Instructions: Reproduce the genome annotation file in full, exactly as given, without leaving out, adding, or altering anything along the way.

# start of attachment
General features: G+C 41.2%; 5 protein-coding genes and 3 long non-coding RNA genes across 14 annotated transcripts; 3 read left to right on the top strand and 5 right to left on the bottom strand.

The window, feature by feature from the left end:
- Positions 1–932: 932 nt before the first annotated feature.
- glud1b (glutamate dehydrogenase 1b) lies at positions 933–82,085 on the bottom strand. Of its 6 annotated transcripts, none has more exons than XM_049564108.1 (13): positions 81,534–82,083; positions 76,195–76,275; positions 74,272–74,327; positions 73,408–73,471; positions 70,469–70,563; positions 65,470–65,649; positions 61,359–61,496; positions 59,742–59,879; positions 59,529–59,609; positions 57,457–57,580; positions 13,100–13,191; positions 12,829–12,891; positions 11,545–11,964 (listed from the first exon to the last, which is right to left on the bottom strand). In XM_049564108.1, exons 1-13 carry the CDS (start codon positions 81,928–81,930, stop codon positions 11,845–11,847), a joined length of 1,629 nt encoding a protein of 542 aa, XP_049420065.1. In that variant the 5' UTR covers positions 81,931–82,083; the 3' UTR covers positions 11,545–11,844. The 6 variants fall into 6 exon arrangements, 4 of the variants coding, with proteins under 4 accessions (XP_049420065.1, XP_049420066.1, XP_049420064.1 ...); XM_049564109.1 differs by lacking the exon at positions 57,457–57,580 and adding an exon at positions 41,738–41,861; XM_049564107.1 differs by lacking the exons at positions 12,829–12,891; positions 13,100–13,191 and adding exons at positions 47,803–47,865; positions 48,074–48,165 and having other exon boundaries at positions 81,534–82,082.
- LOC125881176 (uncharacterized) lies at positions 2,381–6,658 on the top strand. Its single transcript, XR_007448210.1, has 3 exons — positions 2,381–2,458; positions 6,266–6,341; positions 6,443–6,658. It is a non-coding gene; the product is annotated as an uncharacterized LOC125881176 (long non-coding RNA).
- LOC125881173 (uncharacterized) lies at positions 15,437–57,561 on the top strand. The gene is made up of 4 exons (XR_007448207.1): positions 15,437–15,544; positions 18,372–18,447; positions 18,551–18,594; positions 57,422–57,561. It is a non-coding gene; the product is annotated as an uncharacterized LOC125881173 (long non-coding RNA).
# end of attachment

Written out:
General features: G+C 41.2%; 5 protein-coding genes and 3 long non-coding RNA genes across 14 annotated transcripts; 3 read left to right on the top strand and 5 right to left on the bottom strand.

The window, feature by feature from the left end:
- Positions 1–932: 932 nt before the first annotated feature.
- glud1b (glutamate dehydrogenase 1b) lies at positions 933–82,085 on the bottom strand. Of its 6 annotated transcripts, none has more exons than XM_049564108.1 (13): positions 81,534–82,083; positions 76,195–76,275; positions 74,272–74,327; positions 73,408–73,471; positions 70,469–70,563; positions 65,470–65,649; positions 61,359–61,496; positions 59,742–59,879; positions 59,529–59,609; positions 57,457–57,580; positions 13,100–13,191; positions 12,829–12,891; positions 11,545–11,964 (listed from the first exon to the last, which is right to left on the bottom strand). In XM_049564108.1, exons 1-13 carry the CDS (start codon positions 81,928–81,930, stop codon positions 11,845–11,847), a joined length of 1,629 nt encoding a protein of 542 aa, XP_049420065.1. In that variant the 5' UTR covers positions 81,931–82,083; the 3' UTR covers positions 11,545–11,844. The 6 variants fall into 6 exon arrangements, 4 of the variants coding, with proteins under 4 accessions (XP_049420065.1, XP_049420066.1, XP_049420064.1 ...); XM_049564109.1 differs by lacking the exon at positions 57,457–57,580 and adding an exon at positions 41,738–41,861; XM_049564107.1 differs by lacking the exons at positions 12,829–12,891; positions 13,100–13,191 and adding exons at positions 47,803–47,865; positions 48,074–48,165 and having other exon boundaries at positions 81,534–82,082.
- LOC125881176 (uncharacterized) lies at positions 2,381–6,658 on the top strand. Its single transcript, XR_007448210.1, has 3 exons — positions 2,381–2,458; positions 6,266–6,341; positions 6,443–6,658. It is a non-coding gene; the product is annotated as an uncharacterized LOC125881176 (long non-coding RNA).
- LOC125881173 (uncharacterized) lies at positions 15,437–57,561 on the top strand. The gene is made up of 4 exons (XR_007448207.1): positions 15,437–15,544; positions 18,372–18,447; positions 18,551–18,594; positions 57,422–57,561. It is a non-coding gene; the product is annotated as an uncharacterized LOC125881173 (long non-coding RNA).